5 takes on the future of climate tech – Environmental Defense Fund

Last week, I spoke among tech, business and environmental leaders who are bringing bold solutions to the forefront of the climate crisis. Katharine Hayhoe, a leading climate scientist, kicked off Techonomy Climate with a clear directive: “Every bit of warming matters. And every action matters.”

Here’s my view of the state of climate tech.

1. This is the era of climate innovation. A decade ago, one of our greatest challenges was collecting data to make the economic, social and environmental case for climate action. Today, the challenge is getting stakeholders — business leaders, entrepreneurs, investors and policymakers — to act on the data and put forth solutions that drive down carbon pollution and build resilience. As Ryan Panchadsaram, co-author of Speed & Scale: An Action Plan for Solving Our Climate Crisis Now, put it: “We don’t need more science or more reports. We need the now and the new.” Many of the solutions needed to tackle our climate crisis already exist. We need to deploy them at scale, while investing capital into those areas where innovation is still needed.

2. We need to transform entire systems collaboratively. Reducing the climate footprints of individual companies and people is insufficient to drive change at scale. Delivering net zero carbon pollution by midcentury requires transforming entire systems. Hayhoe refers to this as taking into account our “carbon shadows,” advising individuals and companies to use their voices to advocate change in communities, across global supply chains and entire industries. The biggest environmental challenges can’t be conquered alone. Private-public sector partnerships and non-traditional collaborations are key to delivering impact at a transformative scale.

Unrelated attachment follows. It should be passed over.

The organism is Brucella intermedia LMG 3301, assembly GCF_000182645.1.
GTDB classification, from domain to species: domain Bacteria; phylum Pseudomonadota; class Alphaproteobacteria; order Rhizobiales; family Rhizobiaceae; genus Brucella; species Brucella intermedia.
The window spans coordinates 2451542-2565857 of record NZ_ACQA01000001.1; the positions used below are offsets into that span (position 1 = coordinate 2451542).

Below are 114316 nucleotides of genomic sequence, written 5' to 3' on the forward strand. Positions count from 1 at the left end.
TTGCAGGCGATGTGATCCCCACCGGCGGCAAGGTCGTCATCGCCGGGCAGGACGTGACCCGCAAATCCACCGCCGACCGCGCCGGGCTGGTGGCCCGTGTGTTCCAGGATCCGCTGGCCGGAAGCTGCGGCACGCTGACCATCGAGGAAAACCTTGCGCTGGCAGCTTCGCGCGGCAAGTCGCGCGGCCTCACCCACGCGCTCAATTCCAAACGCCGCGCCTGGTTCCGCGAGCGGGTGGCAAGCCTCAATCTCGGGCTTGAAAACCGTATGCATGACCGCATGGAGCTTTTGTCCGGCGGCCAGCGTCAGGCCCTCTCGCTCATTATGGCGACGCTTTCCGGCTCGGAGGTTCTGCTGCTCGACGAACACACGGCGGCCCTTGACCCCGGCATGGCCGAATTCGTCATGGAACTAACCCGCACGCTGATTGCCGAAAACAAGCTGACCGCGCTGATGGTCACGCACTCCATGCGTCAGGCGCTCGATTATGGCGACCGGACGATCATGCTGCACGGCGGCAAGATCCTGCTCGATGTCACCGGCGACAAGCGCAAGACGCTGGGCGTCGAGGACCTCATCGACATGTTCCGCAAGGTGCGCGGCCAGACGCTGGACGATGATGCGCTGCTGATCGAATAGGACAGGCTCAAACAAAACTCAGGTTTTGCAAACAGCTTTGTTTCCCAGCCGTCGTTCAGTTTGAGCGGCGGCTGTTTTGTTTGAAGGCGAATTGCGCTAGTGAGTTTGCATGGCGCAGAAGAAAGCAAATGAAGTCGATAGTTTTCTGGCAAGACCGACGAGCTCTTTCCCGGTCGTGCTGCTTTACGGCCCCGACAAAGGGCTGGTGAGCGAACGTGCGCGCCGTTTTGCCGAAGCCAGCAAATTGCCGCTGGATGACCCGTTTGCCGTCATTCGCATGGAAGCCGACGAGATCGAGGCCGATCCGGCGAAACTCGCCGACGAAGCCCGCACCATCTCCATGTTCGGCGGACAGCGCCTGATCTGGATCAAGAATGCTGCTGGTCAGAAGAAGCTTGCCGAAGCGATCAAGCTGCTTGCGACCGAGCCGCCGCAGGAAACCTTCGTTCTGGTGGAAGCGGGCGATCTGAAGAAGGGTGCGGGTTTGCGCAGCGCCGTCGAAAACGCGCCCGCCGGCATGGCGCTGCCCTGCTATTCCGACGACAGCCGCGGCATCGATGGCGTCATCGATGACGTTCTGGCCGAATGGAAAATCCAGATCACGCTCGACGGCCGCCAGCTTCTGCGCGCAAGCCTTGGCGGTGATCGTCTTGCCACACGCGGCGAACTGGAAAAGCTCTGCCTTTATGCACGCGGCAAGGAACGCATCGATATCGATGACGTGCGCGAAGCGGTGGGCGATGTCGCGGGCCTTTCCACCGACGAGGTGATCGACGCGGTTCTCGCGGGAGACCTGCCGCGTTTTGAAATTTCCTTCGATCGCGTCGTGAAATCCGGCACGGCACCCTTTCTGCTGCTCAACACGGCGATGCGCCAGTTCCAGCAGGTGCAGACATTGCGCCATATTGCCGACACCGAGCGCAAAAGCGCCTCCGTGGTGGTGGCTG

3. Equity must be at the heart of climate action. “Climate justice is the social justice issue of our time,” my colleague Heather McTeer Toney, VP of community engagement at EDF, told the audience. Devising inclusive and equitable solutions is imperative. But for those solutions to be effective, we need the voices of those who have experienced climate inequities represented. “Where are all the people who are being impacted in the room?” Suzanne DiBianca, Chief Impact Officer & EVP of Corporate Relations at Salesforce recalled asking. Entrepreneurship happens at the local level, creating opportunities for community-led solutions. Native Renewables, for example, provides clean power to homes on Navajo and Hopi reservations.

4. Good policy drives innovation. Strong public policy can help deliver emission reductions at the speed and scale needed to avoid catastrophic consequences of climate change. “You need smart policies and courage if you’re going to tackle climate change ambitiously…. Smart policy works to accelerate clean solutions,” said Catherine McKenna, former Minister of Environment and Climate Change, Canada, and founder of Climate and Nature Solutions. The climate crisis has been, and will continue to be, confronted by policy obstacles. But there are also a lot of opportunities, like the new bipartisan infrastructure law, which includes funding to pilot new clean energy technologies, and the major clean energy tax credits Congress is considering right now. EPA is taking aggressive action on methane regulations and fuel standards. Meanwhile, businesses can use their political influence to accelerate climate policy.

5. Climate tech investment is booming. More than 600 climate tech startups raised over $60 billion in the first half of 2021 alone — a 210% increase from the prior year. That influx of capital is having two impacts: It’s driving down the green tech cost curve and making investments in climate tech look less risky. The Securities and Exchange Commission’s new rules for how publicly traded companies need to report the risks to their businesses from climate change could accelerate climate tech investing further. Looking ahead, investors can provide more opportunities for companies to unlock, test and deliver breakthrough solutions.

Energy transition is the biggest business opportunity we have today. As climate continues to propel the innovation agenda, we can reinvent business models, disrupt the status quo and drive solutions at scale.

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